BBB says stay away from HCG!
Looking to lose a little weight? Be careful what you wish for... and what supplements you buy.Photo: Video by IdahoOnYourSide.com
Still thinking you should lose a few pounds before summer is over? Here's a weight-loss method to avoid: the Better Business Bureau is working to get ahead of what might be the next weight loss fad: vibrational HCG. BBB's Dale Dixon joined GMI to talk about why the fad is a waste of money, and downright dangerous.
He explains that fads and diet aids often promise rapid weight loss, but also often recommend potentially dangerous practices. These include HCG weight-loss products marketed over-the-counter (OTC) that are identified as "homeopathic" and direct users to follow a severely restrictive diet (a daily caloric intake of just 500 calories!).
The Food and Drug Administration (FDA) is advising consumers to steer clear of these "homeopathic" human chorionic gonadotropin (HCG) weight-loss products. They are sold in the form of oral drops, pellets and sprays and can be found online and in some retail stores. The FDA and the Federal Trade Commission (FTC) have even issued seven letters to companies warning them that they are selling illegal homeopathic HCG weight-loss drugs that have not been approved by FDA, and that make unsupported claims.
So, the latest fad to pop up is now "vibrational" HCG, which Dixon says is just as ineffective and dangerous. The company – Goin Home dba ThinSlim – professes to have a new, FDA-approved product called vibrational HCG, which is energetically charged HGC transferred into a stable substance –glycerine.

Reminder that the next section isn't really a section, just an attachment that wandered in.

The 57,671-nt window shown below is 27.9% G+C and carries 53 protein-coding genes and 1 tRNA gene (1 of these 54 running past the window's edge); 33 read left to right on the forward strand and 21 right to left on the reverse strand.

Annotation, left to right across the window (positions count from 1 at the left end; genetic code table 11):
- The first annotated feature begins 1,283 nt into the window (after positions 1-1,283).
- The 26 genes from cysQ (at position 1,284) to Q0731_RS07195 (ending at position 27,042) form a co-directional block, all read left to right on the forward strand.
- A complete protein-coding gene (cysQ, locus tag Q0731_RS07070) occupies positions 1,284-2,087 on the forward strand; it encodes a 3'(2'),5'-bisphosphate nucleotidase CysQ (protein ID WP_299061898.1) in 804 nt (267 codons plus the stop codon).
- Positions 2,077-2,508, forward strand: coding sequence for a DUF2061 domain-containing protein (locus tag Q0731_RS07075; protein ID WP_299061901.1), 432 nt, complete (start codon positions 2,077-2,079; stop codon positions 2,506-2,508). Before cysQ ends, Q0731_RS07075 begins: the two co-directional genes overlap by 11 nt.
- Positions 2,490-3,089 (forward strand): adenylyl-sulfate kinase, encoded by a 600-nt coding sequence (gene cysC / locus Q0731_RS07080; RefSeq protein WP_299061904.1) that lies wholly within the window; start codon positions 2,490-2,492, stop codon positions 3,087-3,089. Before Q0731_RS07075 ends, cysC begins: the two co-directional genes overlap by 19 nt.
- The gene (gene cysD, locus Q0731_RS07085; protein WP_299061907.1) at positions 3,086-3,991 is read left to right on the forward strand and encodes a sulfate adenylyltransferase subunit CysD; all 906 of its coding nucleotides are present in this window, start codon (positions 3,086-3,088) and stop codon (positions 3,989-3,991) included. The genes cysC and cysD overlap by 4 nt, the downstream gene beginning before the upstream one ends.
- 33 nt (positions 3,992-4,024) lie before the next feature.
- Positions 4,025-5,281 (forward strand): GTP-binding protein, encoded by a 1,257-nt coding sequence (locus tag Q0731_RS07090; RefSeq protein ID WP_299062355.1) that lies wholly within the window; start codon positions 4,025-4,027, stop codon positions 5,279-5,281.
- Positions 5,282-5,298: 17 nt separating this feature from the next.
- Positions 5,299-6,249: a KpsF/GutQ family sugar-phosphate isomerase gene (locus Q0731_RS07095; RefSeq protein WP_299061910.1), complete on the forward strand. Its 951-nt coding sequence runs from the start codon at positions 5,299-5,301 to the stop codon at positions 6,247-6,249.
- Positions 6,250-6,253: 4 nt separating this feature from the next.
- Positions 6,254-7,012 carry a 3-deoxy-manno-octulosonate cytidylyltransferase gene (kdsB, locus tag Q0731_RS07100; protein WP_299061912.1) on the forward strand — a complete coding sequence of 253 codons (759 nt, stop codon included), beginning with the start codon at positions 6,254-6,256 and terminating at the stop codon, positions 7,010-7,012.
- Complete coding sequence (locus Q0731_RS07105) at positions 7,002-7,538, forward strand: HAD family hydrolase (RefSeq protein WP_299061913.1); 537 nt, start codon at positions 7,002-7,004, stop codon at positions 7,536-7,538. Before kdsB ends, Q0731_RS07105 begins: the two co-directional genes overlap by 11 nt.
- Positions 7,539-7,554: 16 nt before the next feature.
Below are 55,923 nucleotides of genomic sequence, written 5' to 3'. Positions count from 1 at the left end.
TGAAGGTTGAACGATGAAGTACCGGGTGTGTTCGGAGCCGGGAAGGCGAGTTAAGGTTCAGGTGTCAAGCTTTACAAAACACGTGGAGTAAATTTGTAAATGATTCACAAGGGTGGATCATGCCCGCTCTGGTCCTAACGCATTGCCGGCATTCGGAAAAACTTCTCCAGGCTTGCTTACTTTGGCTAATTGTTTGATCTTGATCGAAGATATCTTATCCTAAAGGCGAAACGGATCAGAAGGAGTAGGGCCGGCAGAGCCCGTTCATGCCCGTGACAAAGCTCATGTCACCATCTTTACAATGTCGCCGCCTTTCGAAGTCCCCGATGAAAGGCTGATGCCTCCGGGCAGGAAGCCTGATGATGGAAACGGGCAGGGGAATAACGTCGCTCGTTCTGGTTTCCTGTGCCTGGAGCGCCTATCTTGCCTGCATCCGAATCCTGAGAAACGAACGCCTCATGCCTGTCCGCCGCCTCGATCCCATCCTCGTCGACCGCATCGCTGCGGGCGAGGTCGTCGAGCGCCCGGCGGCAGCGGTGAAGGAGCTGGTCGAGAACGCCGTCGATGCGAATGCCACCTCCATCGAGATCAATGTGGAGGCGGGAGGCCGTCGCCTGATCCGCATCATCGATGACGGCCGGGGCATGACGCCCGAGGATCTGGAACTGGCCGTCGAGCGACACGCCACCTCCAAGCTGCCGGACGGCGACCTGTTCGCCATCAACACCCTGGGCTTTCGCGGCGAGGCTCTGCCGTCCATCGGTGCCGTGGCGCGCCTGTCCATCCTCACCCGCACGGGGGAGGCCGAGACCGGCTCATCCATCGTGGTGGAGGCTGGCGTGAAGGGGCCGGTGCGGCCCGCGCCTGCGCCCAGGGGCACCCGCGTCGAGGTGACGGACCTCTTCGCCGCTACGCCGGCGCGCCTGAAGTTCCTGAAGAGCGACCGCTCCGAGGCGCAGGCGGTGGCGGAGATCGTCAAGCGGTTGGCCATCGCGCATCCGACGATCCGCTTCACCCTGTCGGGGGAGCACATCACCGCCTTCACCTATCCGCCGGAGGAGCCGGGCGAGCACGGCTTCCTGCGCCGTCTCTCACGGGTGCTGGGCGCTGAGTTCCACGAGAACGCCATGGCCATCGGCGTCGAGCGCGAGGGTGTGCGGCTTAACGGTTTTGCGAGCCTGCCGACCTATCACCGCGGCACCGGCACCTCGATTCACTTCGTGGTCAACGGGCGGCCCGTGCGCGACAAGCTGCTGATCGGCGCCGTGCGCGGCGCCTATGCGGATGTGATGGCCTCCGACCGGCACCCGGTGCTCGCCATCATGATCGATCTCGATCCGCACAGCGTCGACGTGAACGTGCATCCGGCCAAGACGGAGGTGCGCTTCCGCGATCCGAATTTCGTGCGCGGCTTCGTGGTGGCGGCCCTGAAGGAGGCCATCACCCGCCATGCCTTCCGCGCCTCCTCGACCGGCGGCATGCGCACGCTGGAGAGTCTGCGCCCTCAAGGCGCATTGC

Independent research papers and articles have identified radionics – the energetically charging of products – as being based in mysticism and superstition, with no scientific basis behind its theories, according to an American Cancer Society report.. The BBB's concern is that they're starting to see the name show up in multi-level marketing schemes right here in the Treasure Valley. They don’t want to see people get caught up in something that is basically hocus-pocus with some mysticism thrown in.
In general, the BBB offers these tips when considering a weight loss supplement of any kind:
- Do your research. It is important to know the risks of diet supplements since many are untested and unreliable. Most are composed of caffeine, appetite suppressant, fat blockers and more. Even “natural” supplements are made up of unhealthy ingredients.
- Know the side effects. Diet supplements are full of ingredients that cause adverse effects such as nausea, increased blood pressure, stroke, seizures, headache, insomnia, and much more.=
- How realistic are those results? Shed those extra pounds, have increased energy, feel fuller faster – are these guaranteed results? Most diet supplements are marketed with extreme dieting and exercise regimes that are not only unhealthy but also dangerous.
- Don’t forget the fine print. Many manufacturers of diet supplements don’t offer moneyback guarantees. Can you return any unused product? Will you be charged monthly for auto-shipping? Be sure to read all disclaimers and know what you’re signing up for before you buy any products.
The Better Business Bureau has a number of resources to help you protect your identity and money. To find out more, visit their website.